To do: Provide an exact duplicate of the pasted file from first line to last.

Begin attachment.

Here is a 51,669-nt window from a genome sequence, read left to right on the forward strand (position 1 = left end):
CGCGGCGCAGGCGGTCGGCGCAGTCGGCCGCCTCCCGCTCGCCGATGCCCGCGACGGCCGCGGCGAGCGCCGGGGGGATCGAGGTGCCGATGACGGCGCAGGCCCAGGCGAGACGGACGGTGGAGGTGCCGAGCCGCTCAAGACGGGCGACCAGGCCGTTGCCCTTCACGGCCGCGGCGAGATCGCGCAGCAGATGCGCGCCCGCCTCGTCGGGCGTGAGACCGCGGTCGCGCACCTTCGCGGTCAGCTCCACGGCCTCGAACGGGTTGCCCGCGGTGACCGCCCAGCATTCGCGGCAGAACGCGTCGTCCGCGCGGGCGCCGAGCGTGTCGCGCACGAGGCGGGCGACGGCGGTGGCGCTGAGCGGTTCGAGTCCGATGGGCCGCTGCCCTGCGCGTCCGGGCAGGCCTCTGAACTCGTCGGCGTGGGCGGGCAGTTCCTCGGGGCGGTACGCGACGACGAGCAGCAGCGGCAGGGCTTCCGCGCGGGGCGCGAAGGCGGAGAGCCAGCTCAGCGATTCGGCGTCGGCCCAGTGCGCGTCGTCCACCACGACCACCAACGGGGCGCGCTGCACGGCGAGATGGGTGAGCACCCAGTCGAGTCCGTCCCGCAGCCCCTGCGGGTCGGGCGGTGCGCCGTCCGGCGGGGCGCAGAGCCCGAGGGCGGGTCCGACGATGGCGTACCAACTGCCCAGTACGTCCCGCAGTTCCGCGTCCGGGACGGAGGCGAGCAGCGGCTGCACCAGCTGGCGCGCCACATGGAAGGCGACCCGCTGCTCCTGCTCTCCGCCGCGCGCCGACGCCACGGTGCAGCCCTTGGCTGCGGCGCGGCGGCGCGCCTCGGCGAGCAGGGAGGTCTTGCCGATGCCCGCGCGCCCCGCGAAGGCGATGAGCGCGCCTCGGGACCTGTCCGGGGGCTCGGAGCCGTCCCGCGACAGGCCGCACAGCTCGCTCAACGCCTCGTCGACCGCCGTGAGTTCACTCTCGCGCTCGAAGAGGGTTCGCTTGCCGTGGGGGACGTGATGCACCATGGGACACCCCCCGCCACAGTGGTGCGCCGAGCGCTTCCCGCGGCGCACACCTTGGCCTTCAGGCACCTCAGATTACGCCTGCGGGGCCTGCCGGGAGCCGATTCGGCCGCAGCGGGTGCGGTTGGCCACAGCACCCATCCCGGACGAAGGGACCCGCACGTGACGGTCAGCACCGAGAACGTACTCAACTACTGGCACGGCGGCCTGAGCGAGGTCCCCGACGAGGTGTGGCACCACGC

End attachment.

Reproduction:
Here is a 51,669-nt window from a genome sequence, read left to right on the forward strand (position 1 = left end):
CGCGGCGCAGGCGGTCGGCGCAGTCGGCCGCCTCCCGCTCGCCGATGCCCGCGACGGCCGCGGCGAGCGCCGGGGGGATCGAGGTGCCGATGACGGCGCAGGCCCAGGCGAGACGGACGGTGGAGGTGCCGAGCCGCTCAAGACGGGCGACCAGGCCGTTGCCCTTCACGGCCGCGGCGAGATCGCGCAGCAGATGCGCGCCCGCCTCGTCGGGCGTGAGACCGCGGTCGCGCACCTTCGCGGTCAGCTCCACGGCCTCGAACGGGTTGCCCGCGGTGACCGCCCAGCATTCGCGGCAGAACGCGTCGTCCGCGCGGGCGCCGAGCGTGTCGCGCACGAGGCGGGCGACGGCGGTGGCGCTGAGCGGTTCGAGTCCGATGGGCCGCTGCCCTGCGCGTCCGGGCAGGCCTCTGAACTCGTCGGCGTGGGCGGGCAGTTCCTCGGGGCGGTACGCGACGACGAGCAGCAGCGGCAGGGCTTCCGCGCGGGGCGCGAAGGCGGAGAGCCAGCTCAGCGATTCGGCGTCGGCCCAGTGCGCGTCGTCCACCACGACCACCAACGGGGCGCGCTGCACGGCGAGATGGGTGAGCACCCAGTCGAGTCCGTCCCGCAGCCCCTGCGGGTCGGGCGGTGCGCCGTCCGGCGGGGCGCAGAGCCCGAGGGCGGGTCCGACGATGGCGTACCAACTGCCCAGTACGTCCCGCAGTTCCGCGTCCGGGACGGAGGCGAGCAGCGGCTGCACCAGCTGGCGCGCCACATGGAAGGCGACCCGCTGCTCCTGCTCTCCGCCGCGCGCCGACGCCACGGTGCAGCCCTTGGCTGCGGCGCGGCGGCGCGCCTCGGCGAGCAGGGAGGTCTTGCCGATGCCCGCGCGCCCCGCGAAGGCGATGAGCGCGCCTCGGGACCTGTCCGGGGGCTCGGAGCCGTCCCGCGACAGGCCGCACAGCTCGCTCAACGCCTCGTCGACCGCCGTGAGTTCACTCTCGCGCTCGAAGAGGGTTCGCTTGCCGTGGGGGACGTGATGCACCATGGGACACCCCCCGCCACAGTGGTGCGCCGAGCGCTTCCCGCGGCGCACACCTTGGCCTTCAGGCACCTCAGATTACGCCTGCGGGGCCTGCCGGGAGCCGATTCGGCCGCAGCGGGTGCGGTTGGCCACAGCACCCATCCCGGACGAAGGGACCCGCACGTGACGGTCAGCACCGAGAACGTACTCAACTACTGGCACGGCGGCCTGAGCGAGGTCCCCGACGAGGTGTGGCACCACGC